Speak to any motorist who's spent time navigating Britain's rural B-roads and you'll probably set them off on a tirade about journey-ruining, tyre-shredding, pothole-riddled roads.
But Jaguar Land Rover (JLR) might just have the answer to these tarmac-based woes after revealing research into using cloud and connected car technology to enable vehicles to identify the location of potholes and broken manhole covers and share that knowledge with other motorists.
Pothole Alert has the potential to save motorists billions of pounds a year on punctures and vehicle repairs, according to JLR.
The system is an evolution of the MagneRide technology found in the Range Rover Evoque and Discovery Sport, which uses sensors to profile the road surface and monitor vehicle motion and changes in suspension height.
The system then adjusts the suspension to give passengers a comfortable ride when they are travelling on rough or damaged roads.
Dr Mike Bell, global connected car director at JLR, said the Pothole Alert research stemmed from the potential the company saw for wider use of the information harvested by the MagneRide system.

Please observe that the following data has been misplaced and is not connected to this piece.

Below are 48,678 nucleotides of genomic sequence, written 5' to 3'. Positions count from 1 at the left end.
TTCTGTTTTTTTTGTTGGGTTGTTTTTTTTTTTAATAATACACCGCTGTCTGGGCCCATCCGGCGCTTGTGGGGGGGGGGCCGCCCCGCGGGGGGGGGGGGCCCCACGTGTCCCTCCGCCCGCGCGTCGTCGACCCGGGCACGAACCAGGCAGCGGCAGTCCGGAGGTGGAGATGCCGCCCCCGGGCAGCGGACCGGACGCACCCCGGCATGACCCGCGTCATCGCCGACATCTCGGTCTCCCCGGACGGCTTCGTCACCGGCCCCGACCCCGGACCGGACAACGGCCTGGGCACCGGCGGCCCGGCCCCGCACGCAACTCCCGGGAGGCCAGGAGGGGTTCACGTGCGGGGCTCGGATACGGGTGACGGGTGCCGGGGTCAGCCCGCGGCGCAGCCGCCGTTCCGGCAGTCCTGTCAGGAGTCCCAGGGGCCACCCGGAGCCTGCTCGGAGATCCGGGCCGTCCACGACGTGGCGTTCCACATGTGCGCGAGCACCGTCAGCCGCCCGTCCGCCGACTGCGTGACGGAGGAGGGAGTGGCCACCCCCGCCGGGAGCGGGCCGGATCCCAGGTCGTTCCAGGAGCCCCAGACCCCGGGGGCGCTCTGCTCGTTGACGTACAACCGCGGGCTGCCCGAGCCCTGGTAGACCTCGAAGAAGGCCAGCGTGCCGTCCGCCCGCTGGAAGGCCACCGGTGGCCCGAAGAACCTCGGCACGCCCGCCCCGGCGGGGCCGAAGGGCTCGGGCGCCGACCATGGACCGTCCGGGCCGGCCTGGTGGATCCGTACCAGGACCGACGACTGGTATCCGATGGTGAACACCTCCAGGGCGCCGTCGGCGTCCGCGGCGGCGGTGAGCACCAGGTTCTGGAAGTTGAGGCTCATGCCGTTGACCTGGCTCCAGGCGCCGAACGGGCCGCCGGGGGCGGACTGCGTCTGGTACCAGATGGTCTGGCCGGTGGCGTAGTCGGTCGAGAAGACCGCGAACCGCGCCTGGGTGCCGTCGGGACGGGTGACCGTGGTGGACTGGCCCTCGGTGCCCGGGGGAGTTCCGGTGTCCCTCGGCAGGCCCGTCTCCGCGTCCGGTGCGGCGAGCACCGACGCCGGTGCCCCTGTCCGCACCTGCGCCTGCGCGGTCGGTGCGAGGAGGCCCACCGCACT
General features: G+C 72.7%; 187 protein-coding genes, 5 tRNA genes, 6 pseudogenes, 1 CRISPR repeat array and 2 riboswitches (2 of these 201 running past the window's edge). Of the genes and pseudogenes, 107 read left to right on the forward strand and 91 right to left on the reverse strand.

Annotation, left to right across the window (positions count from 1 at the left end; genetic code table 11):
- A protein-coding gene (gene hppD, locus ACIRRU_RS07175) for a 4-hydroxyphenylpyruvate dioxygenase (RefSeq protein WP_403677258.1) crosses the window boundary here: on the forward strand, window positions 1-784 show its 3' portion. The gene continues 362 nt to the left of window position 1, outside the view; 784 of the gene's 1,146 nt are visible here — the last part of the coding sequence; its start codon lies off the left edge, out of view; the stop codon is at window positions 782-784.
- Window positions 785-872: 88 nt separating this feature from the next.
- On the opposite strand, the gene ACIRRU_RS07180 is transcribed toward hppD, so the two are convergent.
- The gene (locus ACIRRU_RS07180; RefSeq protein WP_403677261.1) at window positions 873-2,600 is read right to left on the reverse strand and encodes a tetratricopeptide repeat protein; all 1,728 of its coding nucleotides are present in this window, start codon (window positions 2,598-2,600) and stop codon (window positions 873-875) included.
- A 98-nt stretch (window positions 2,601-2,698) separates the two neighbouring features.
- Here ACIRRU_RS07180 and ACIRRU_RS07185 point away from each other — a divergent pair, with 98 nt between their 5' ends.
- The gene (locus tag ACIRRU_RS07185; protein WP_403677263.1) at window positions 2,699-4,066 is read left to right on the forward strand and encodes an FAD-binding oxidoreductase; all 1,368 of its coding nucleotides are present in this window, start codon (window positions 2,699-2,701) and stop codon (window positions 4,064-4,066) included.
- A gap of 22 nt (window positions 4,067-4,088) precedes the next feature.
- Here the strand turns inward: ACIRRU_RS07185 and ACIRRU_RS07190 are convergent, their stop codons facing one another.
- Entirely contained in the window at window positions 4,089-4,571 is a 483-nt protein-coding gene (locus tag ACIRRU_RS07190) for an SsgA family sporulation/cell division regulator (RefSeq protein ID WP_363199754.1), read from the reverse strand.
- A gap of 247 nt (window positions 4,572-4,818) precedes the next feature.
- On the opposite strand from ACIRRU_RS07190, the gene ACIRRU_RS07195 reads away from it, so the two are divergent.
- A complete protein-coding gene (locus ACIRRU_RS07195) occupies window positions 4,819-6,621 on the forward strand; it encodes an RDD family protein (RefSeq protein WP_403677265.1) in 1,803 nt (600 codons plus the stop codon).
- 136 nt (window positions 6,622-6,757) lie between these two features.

"We think there is a huge opportunity to turn the information from these vehicle sensors into big data and share it for the benefit of other road users," he said.
Bell explained that the most accurate data comes from vehicles that have already driven over a pothole, but that JLR is researching ways to scan the road ahead to provide data on such obstacles so that action can be taken before a vehicle reaches them.
JLR said that such alert systems could be used to deliver pothole and road damage data to local councils via the cloud to inform them of road sections in need of repair, something the carmaker is working on with Coventry City Council.
The Pothole Alert research is an example of connected car and cloud technology being explored in a granular and very practical way, rather than from a high-concept and large-scale perspective, in turn helping to inject a ‘real-world' element into modern and often nebulous technology.
That being said, Bell noted that JLR's research is a stepping stone towards developing autonomous vehicle systems and driverless cars, and will help make autonomous driving "a safe and enjoyable reality".
Driverless cars might seem to some like a far-fetched concept lifted from the pages of science fiction novels.
But the fact that Google's driverless cars have been involved in only 11 minor accidents in six years, none of which was the car's fault, and having clocked up thousands of miles of autonomous driving, suggests that driverless cars will be on UK roads sooner than many would have predicted.
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